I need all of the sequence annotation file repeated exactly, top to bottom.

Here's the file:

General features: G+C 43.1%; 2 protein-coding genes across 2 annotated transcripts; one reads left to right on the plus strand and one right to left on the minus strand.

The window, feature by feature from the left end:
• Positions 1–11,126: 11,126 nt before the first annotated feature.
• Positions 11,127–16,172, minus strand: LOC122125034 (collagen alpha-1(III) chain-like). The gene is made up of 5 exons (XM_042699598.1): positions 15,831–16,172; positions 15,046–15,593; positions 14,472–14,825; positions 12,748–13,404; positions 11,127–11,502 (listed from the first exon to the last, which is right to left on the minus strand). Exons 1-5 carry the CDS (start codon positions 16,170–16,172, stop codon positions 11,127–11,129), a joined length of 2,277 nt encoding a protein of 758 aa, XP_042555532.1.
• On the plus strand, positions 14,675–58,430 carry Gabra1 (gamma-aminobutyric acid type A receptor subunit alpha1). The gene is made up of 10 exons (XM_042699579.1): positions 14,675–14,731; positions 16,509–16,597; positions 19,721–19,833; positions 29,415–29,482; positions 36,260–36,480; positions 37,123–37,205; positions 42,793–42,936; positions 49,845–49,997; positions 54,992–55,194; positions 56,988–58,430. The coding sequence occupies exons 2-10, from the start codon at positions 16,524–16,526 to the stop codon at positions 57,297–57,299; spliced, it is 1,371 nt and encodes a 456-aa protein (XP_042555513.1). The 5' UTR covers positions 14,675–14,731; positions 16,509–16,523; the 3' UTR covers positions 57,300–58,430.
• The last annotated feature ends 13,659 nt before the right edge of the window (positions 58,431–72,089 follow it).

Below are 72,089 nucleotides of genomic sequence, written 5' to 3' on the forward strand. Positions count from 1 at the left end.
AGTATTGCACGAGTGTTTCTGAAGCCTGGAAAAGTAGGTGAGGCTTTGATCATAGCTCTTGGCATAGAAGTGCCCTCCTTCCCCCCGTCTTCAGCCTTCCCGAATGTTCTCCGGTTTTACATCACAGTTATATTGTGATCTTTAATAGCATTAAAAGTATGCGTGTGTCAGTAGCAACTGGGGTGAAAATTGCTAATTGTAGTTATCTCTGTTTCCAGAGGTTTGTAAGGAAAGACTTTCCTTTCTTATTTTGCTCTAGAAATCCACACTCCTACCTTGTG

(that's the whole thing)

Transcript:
General features: G+C 43.1%; 2 protein-coding genes across 2 annotated transcripts; one reads left to right on the plus strand and one right to left on the minus strand.

The window, feature by feature from the left end:
• Positions 1–11,126: 11,126 nt before the first annotated feature.
• Positions 11,127–16,172, minus strand: LOC122125034 (collagen alpha-1(III) chain-like). The gene is made up of 5 exons (XM_042699598.1): positions 15,831–16,172; positions 15,046–15,593; positions 14,472–14,825; positions 12,748–13,404; positions 11,127–11,502 (listed from the first exon to the last, which is right to left on the minus strand). Exons 1-5 carry the CDS (start codon positions 16,170–16,172, stop codon positions 11,127–11,129), a joined length of 2,277 nt encoding a protein of 758 aa, XP_042555532.1.
• On the plus strand, positions 14,675–58,430 carry Gabra1 (gamma-aminobutyric acid type A receptor subunit alpha1). The gene is made up of 10 exons (XM_042699579.1): positions 14,675–14,731; positions 16,509–16,597; positions 19,721–19,833; positions 29,415–29,482; positions 36,260–36,480; positions 37,123–37,205; positions 42,793–42,936; positions 49,845–49,997; positions 54,992–55,194; positions 56,988–58,430. The coding sequence occupies exons 2-10, from the start codon at positions 16,524–16,526 to the stop codon at positions 57,297–57,299; spliced, it is 1,371 nt and encodes a 456-aa protein (XP_042555513.1). The 5' UTR covers positions 14,675–14,731; positions 16,509–16,523; the 3' UTR covers positions 57,300–58,430.
• The last annotated feature ends 13,659 nt before the right edge of the window (positions 58,431–72,089 follow it).

Below are 72,089 nucleotides of genomic sequence, written 5' to 3' on the forward strand. Positions count from 1 at the left end.
AGTATTGCACGAGTGTTTCTGAAGCCTGGAAAAGTAGGTGAGGCTTTGATCATAGCTCTTGGCATAGAAGTGCCCTCCTTCCCCCCGTCTTCAGCCTTCCCGAATGTTCTCCGGTTTTACATCACAGTTATATTGTGATCTTTAATAGCATTAAAAGTATGCGTGTGTCAGTAGCAACTGGGGTGAAAATTGCTAATTGTAGTTATCTCTGTTTCCAGAGGTTTGTAAGGAAAGACTTTCCTTTCTTATTTTGCTCTAGAAATCCACACTCCTACCTTGTG